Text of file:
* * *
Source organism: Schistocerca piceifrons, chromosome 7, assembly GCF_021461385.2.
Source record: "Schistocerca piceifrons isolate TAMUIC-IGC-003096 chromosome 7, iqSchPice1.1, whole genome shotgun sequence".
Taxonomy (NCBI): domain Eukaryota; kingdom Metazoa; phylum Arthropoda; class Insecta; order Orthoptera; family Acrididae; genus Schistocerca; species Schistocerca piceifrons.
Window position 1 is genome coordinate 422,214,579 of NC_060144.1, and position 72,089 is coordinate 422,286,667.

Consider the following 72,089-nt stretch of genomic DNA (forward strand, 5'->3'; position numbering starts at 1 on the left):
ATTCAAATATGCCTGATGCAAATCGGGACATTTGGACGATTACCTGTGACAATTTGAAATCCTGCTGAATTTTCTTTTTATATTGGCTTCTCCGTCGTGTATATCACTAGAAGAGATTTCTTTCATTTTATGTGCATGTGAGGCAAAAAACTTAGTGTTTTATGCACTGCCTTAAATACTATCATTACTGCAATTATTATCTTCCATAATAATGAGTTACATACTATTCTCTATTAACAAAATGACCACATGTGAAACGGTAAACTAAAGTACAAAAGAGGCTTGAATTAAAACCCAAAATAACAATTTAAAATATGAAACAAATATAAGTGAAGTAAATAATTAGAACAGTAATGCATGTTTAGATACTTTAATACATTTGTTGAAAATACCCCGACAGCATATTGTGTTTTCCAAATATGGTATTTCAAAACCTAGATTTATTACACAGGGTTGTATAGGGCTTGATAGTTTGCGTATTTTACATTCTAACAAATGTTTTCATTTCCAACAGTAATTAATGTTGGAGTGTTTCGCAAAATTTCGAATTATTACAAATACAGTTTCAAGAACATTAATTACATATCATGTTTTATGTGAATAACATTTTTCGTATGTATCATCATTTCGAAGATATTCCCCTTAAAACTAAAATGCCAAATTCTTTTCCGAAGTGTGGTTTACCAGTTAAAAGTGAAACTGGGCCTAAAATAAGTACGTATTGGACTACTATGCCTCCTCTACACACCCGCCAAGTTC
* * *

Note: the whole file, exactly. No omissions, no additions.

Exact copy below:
Source organism: Schistocerca piceifrons, chromosome 7, assembly GCF_021461385.2.
Source record: "Schistocerca piceifrons isolate TAMUIC-IGC-003096 chromosome 7, iqSchPice1.1, whole genome shotgun sequence".
Taxonomy (NCBI): domain Eukaryota; kingdom Metazoa; phylum Arthropoda; class Insecta; order Orthoptera; family Acrididae; genus Schistocerca; species Schistocerca piceifrons.
Window position 1 is genome coordinate 422,214,579 of NC_060144.1, and position 72,089 is coordinate 422,286,667.

Consider the following 72,089-nt stretch of genomic DNA (forward strand, 5'->3'; position numbering starts at 1 on the left):
ATTCAAATATGCCTGATGCAAATCGGGACATTTGGACGATTACCTGTGACAATTTGAAATCCTGCTGAATTTTCTTTTTATATTGGCTTCTCCGTCGTGTATATCACTAGAAGAGATTTCTTTCATTTTATGTGCATGTGAGGCAAAAAACTTAGTGTTTTATGCACTGCCTTAAATACTATCATTACTGCAATTATTATCTTCCATAATAATGAGTTACATACTATTCTCTATTAACAAAATGACCACATGTGAAACGGTAAACTAAAGTACAAAAGAGGCTTGAATTAAAACCCAAAATAACAATTTAAAATATGAAACAAATATAAGTGAAGTAAATAATTAGAACAGTAATGCATGTTTAGATACTTTAATACATTTGTTGAAAATACCCCGACAGCATATTGTGTTTTCCAAATATGGTATTTCAAAACCTAGATTTATTACACAGGGTTGTATAGGGCTTGATAGTTTGCGTATTTTACATTCTAACAAATGTTTTCATTTCCAACAGTAATTAATGTTGGAGTGTTTCGCAAAATTTCGAATTATTACAAATACAGTTTCAAGAACATTAATTACATATCATGTTTTATGTGAATAACATTTTTCGTATGTATCATCATTTCGAAGATATTCCCCTTAAAACTAAAATGCCAAATTCTTTTCCGAAGTGTGGTTTACCAGTTAAAAGTGAAACTGGGCCTAAAATAAGTACGTATTGGACTACTATGCCTCCTCTACACACCCGCCAAGTTC